Chris: It’s really interesting. So tell me what looking back did you wish you knew before getting into the program either about your business or personally?
You know I don’t I’m not great at hindsight because I think it’s kind of useless, because that you know in that everything I’ve learned and everything that happened, kind of happened for a reason and that’s why I feel like I’m here doing this now. So in terms of doing stuff differently, the only thing [not clear] myself earlier. It took a while to get to this, but also what I’m not sure, when I look back I’m not sure if the market was totally the ready for it I’m not sure it’s totally ready for it now to be honest right, but it is but the consumers are ready for it and if the consumers were ready for it then and I think it’s time to do it.
Chris: That makes a lot of sense. So I know you’re in the midst of a of a ninety day sprint. Now what exactly are you looking to accomplish during this time and how do you go about prioritizing what needs to get done?
Kelly: Well that I mean this this three things that we kind of par tied in terms of the next ninety days. The first one is to get some tech developed. But great advisers like [not clear] have told us you know it kind of helped set realistic expectations around that so we’re trying to be really realistic about a timeframes on that. The second, second one is to get some brands on board so we’re running an event for brands at the end of next month.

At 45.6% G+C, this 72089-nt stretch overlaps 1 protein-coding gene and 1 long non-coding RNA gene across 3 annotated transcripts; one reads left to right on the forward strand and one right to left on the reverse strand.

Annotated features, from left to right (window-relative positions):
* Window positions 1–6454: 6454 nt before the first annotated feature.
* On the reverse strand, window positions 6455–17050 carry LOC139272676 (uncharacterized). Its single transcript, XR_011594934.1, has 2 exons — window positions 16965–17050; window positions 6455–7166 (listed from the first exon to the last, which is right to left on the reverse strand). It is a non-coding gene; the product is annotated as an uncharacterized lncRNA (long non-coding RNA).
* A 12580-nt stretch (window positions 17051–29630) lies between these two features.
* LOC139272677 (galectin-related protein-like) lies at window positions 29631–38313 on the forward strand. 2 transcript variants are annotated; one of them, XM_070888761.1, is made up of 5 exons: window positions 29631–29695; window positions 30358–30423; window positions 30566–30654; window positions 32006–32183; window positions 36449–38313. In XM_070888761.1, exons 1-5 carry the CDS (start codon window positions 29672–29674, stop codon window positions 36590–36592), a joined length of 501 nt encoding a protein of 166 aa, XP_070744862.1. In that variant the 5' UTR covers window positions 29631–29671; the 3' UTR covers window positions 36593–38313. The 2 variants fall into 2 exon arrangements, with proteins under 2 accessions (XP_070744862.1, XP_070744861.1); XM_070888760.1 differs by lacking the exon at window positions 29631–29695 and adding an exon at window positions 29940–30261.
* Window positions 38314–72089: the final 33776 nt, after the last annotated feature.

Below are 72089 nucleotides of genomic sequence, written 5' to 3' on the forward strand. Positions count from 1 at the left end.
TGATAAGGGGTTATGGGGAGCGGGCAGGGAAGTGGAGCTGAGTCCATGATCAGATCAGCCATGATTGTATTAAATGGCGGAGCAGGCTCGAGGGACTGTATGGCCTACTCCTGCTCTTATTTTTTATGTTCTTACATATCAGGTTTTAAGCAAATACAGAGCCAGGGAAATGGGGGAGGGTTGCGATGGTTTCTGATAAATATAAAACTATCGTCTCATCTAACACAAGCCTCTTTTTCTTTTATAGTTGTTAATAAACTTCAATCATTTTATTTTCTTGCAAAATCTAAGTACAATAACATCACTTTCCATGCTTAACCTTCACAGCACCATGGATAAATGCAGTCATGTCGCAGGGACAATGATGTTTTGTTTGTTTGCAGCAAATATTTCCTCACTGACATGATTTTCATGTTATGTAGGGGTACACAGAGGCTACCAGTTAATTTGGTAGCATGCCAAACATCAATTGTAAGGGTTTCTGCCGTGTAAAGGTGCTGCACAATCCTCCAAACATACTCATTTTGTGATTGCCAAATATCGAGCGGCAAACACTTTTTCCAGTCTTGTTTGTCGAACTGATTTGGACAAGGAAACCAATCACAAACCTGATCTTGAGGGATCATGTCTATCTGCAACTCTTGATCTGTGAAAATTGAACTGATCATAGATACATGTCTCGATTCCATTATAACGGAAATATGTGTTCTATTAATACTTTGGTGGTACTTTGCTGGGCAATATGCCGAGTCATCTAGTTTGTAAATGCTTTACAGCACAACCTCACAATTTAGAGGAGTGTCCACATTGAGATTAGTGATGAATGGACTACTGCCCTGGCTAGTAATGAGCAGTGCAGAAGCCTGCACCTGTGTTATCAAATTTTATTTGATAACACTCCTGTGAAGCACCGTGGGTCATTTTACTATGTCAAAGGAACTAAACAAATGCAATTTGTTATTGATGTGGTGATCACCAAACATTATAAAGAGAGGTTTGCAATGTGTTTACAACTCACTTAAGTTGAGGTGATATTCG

And trying get some brands engaged, and the third one is to get the customers. And so we’re doing a lot of social activities a building a database with the customers in the background. I suppose you know how we set a lot of priorities. Really just getting a lot of really smart people in the room and I mean like these are all the things we’ve got to think about the next ninety days. how do we distill which ones are the most important, and then it’s not really rocket science. Now I mean there were things on there like bullets and governance and compliance and you know in and we had a right meaning the guy who got picked and he’s an amazing CEO, and it solved multi-million dollar company last week, and he basically said you know you’ve got to be spending eighty percent of your time on the top three objectives and if you’re not then you’ve really got a question what you were giving thought he was quite tough with us which is right. But setting priorities about you know asking small people to just help us still those down because it can be overwhelming.